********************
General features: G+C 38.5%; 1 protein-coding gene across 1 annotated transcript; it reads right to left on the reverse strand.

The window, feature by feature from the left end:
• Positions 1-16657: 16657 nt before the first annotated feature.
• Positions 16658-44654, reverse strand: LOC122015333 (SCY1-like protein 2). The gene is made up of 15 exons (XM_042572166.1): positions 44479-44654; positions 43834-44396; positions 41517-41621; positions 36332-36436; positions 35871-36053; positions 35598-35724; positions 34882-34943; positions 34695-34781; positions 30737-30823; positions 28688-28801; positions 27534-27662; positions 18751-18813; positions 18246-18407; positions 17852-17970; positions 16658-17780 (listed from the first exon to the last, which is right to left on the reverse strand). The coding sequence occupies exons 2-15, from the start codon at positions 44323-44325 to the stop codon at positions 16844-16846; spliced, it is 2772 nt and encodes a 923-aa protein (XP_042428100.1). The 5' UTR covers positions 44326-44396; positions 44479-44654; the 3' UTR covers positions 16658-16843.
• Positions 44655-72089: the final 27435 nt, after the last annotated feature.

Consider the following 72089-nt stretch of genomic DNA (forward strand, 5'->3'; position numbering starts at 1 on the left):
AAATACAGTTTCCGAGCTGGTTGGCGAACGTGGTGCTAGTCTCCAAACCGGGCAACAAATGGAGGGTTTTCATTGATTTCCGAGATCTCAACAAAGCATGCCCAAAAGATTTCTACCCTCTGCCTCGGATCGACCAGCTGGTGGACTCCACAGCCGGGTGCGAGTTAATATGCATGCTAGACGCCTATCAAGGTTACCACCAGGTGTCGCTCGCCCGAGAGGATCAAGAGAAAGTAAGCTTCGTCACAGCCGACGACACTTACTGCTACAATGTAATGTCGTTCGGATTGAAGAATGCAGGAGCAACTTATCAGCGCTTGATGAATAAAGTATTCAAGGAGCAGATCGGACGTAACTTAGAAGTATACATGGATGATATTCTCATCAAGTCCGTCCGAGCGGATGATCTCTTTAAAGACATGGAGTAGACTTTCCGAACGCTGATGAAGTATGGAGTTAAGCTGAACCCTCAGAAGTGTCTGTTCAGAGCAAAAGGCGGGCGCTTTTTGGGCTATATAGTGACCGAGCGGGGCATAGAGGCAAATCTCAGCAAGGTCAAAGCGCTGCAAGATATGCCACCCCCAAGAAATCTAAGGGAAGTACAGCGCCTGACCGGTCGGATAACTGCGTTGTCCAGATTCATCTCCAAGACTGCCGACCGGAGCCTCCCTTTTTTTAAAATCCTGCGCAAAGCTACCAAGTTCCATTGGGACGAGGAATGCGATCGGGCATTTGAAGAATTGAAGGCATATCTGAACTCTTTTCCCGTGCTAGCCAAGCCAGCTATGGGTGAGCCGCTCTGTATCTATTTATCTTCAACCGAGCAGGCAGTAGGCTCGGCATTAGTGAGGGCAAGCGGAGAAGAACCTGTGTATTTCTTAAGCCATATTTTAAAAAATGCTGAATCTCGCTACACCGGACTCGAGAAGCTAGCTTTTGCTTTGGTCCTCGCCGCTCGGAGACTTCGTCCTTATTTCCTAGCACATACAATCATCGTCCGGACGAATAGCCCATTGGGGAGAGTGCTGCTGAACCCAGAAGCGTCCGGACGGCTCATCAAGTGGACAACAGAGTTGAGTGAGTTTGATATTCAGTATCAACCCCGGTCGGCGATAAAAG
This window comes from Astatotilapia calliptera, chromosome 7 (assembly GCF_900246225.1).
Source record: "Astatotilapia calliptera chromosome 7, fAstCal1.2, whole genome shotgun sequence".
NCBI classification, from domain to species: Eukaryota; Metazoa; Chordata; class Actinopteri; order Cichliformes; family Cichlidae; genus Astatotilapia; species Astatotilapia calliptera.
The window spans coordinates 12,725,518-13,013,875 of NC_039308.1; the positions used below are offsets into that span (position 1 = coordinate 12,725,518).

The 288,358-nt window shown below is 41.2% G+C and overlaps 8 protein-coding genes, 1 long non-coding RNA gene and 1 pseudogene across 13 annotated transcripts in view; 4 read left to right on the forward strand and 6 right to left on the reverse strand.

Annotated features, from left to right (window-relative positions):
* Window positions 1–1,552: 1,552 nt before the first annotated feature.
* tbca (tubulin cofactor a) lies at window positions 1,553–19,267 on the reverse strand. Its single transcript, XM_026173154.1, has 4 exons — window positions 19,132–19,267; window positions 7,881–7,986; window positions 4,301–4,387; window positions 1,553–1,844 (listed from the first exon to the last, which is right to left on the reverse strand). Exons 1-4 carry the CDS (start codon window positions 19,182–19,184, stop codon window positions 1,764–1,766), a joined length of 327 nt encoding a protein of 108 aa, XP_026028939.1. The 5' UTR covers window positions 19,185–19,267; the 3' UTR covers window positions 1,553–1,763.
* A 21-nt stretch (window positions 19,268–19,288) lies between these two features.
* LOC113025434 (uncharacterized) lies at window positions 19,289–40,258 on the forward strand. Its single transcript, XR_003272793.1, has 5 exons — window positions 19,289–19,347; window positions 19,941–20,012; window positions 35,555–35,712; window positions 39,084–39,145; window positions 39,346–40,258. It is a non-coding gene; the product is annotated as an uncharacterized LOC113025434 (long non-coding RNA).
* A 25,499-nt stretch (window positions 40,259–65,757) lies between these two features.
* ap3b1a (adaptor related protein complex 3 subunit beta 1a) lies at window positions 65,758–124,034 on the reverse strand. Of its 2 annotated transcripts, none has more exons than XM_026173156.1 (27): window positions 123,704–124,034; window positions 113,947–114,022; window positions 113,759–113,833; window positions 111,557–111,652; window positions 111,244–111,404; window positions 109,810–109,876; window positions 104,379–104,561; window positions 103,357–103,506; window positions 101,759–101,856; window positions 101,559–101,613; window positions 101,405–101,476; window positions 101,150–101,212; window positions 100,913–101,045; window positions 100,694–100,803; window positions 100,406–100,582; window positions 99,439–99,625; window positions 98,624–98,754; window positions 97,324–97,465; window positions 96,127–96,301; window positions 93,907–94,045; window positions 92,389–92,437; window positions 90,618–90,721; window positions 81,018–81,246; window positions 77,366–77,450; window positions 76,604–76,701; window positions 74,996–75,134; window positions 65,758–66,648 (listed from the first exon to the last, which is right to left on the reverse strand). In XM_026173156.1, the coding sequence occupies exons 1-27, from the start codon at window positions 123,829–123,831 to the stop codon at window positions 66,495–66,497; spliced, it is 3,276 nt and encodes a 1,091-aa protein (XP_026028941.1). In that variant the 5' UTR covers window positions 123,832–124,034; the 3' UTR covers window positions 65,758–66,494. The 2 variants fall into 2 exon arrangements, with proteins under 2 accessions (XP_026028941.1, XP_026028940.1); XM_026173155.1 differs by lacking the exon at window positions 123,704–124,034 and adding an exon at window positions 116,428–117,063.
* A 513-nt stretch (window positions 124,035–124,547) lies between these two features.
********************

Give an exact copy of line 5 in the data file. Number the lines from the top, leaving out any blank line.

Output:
• Positions 44655-72089: the final 27435 nt, after the last annotated feature.